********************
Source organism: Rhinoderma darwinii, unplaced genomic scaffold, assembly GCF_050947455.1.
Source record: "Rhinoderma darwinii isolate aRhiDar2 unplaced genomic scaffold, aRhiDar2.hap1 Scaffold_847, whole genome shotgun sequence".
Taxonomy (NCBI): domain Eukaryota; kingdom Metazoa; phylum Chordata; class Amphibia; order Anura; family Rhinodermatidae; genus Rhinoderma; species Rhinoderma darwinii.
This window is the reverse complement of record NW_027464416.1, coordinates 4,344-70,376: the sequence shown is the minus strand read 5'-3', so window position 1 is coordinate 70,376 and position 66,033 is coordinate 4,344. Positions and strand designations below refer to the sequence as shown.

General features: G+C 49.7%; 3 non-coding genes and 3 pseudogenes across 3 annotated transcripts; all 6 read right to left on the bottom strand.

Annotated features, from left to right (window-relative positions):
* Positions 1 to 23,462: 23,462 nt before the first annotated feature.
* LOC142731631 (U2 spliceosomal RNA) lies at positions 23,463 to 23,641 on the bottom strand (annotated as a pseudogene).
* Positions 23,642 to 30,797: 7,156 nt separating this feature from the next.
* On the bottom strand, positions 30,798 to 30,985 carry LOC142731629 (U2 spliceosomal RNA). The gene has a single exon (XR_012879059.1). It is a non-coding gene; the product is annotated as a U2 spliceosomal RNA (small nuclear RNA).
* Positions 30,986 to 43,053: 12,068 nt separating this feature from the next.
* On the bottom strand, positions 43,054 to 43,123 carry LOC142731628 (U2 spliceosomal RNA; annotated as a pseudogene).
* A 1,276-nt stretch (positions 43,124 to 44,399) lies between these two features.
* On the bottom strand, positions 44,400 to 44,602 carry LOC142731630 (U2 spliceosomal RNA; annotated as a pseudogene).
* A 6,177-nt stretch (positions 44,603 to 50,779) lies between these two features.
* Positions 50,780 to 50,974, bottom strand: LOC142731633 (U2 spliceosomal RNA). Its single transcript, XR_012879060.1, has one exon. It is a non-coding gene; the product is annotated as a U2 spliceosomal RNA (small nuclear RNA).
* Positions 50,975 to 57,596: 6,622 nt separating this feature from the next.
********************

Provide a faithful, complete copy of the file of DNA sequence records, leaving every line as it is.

Source organism: Rhinoderma darwinii, unplaced genomic scaffold, assembly GCF_050947455.1.
Source record: "Rhinoderma darwinii isolate aRhiDar2 unplaced genomic scaffold, aRhiDar2.hap1 Scaffold_847, whole genome shotgun sequence".
Taxonomy (NCBI): domain Eukaryota; kingdom Metazoa; phylum Chordata; class Amphibia; order Anura; family Rhinodermatidae; genus Rhinoderma; species Rhinoderma darwinii.
This window is the reverse complement of record NW_027464416.1, coordinates 4,344-70,376: the sequence shown is the minus strand read 5'-3', so window position 1 is coordinate 70,376 and position 66,033 is coordinate 4,344. Positions and strand designations below refer to the sequence as shown.

General features: G+C 49.7%; 3 non-coding genes and 3 pseudogenes across 3 annotated transcripts; all 6 read right to left on the bottom strand.

Annotated features, from left to right (window-relative positions):
* Positions 1 to 23,462: 23,462 nt before the first annotated feature.
* LOC142731631 (U2 spliceosomal RNA) lies at positions 23,463 to 23,641 on the bottom strand (annotated as a pseudogene).
* Positions 23,642 to 30,797: 7,156 nt separating this feature from the next.
* On the bottom strand, positions 30,798 to 30,985 carry LOC142731629 (U2 spliceosomal RNA). The gene has a single exon (XR_012879059.1). It is a non-coding gene; the product is annotated as a U2 spliceosomal RNA (small nuclear RNA).
* Positions 30,986 to 43,053: 12,068 nt separating this feature from the next.
* On the bottom strand, positions 43,054 to 43,123 carry LOC142731628 (U2 spliceosomal RNA; annotated as a pseudogene).
* A 1,276-nt stretch (positions 43,124 to 44,399) lies between these two features.
* On the bottom strand, positions 44,400 to 44,602 carry LOC142731630 (U2 spliceosomal RNA; annotated as a pseudogene).
* A 6,177-nt stretch (positions 44,603 to 50,779) lies between these two features.
* Positions 50,780 to 50,974, bottom strand: LOC142731633 (U2 spliceosomal RNA). Its single transcript, XR_012879060.1, has one exon. It is a non-coding gene; the product is annotated as a U2 spliceosomal RNA (small nuclear RNA).
* Positions 50,975 to 57,596: 6,622 nt separating this feature from the next.